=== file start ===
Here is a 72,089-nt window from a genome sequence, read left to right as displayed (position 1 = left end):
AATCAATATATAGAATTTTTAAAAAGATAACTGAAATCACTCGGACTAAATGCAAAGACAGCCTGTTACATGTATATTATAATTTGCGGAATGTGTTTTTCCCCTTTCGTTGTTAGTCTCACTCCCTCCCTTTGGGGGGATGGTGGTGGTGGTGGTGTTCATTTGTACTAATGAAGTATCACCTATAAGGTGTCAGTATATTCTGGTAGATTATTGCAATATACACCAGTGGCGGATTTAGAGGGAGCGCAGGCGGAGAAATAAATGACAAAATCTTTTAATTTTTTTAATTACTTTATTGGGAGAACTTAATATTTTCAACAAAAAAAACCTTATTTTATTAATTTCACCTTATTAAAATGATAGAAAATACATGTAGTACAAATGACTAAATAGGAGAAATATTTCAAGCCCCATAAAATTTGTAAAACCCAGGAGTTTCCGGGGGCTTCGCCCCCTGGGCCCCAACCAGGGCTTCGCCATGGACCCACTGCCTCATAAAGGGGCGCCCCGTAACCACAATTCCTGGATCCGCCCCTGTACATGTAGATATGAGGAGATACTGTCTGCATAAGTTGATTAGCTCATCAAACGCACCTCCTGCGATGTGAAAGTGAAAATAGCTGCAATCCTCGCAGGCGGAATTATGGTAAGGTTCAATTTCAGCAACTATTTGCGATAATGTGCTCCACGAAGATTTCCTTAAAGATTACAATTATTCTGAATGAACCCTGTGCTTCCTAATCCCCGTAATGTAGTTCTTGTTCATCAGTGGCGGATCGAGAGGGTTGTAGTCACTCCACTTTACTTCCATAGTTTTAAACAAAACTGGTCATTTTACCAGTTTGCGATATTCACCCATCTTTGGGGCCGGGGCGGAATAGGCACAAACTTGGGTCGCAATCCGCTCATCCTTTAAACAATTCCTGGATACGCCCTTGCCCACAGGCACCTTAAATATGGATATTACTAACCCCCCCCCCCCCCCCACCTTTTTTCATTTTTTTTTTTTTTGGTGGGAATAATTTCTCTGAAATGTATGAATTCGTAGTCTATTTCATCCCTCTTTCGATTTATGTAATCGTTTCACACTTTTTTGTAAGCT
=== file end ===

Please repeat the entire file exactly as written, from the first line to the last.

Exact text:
Here is a 72,089-nt window from a genome sequence, read left to right as displayed (position 1 = left end):
AATCAATATATAGAATTTTTAAAAAGATAACTGAAATCACTCGGACTAAATGCAAAGACAGCCTGTTACATGTATATTATAATTTGCGGAATGTGTTTTTCCCCTTTCGTTGTTAGTCTCACTCCCTCCCTTTGGGGGGATGGTGGTGGTGGTGGTGTTCATTTGTACTAATGAAGTATCACCTATAAGGTGTCAGTATATTCTGGTAGATTATTGCAATATACACCAGTGGCGGATTTAGAGGGAGCGCAGGCGGAGAAATAAATGACAAAATCTTTTAATTTTTTTAATTACTTTATTGGGAGAACTTAATATTTTCAACAAAAAAAACCTTATTTTATTAATTTCACCTTATTAAAATGATAGAAAATACATGTAGTACAAATGACTAAATAGGAGAAATATTTCAAGCCCCATAAAATTTGTAAAACCCAGGAGTTTCCGGGGGCTTCGCCCCCTGGGCCCCAACCAGGGCTTCGCCATGGACCCACTGCCTCATAAAGGGGCGCCCCGTAACCACAATTCCTGGATCCGCCCCTGTACATGTAGATATGAGGAGATACTGTCTGCATAAGTTGATTAGCTCATCAAACGCACCTCCTGCGATGTGAAAGTGAAAATAGCTGCAATCCTCGCAGGCGGAATTATGGTAAGGTTCAATTTCAGCAACTATTTGCGATAATGTGCTCCACGAAGATTTCCTTAAAGATTACAATTATTCTGAATGAACCCTGTGCTTCCTAATCCCCGTAATGTAGTTCTTGTTCATCAGTGGCGGATCGAGAGGGTTGTAGTCACTCCACTTTACTTCCATAGTTTTAAACAAAACTGGTCATTTTACCAGTTTGCGATATTCACCCATCTTTGGGGCCGGGGCGGAATAGGCACAAACTTGGGTCGCAATCCGCTCATCCTTTAAACAATTCCTGGATACGCCCTTGCCCACAGGCACCTTAAATATGGATATTACTAACCCCCCCCCCCCCCCCACCTTTTTTCATTTTTTTTTTTTTTGGTGGGAATAATTTCTCTGAAATGTATGAATTCGTAGTCTATTTCATCCCTCTTTCGATTTATGTAATCGTTTCACACTTTTTTGTAAGCT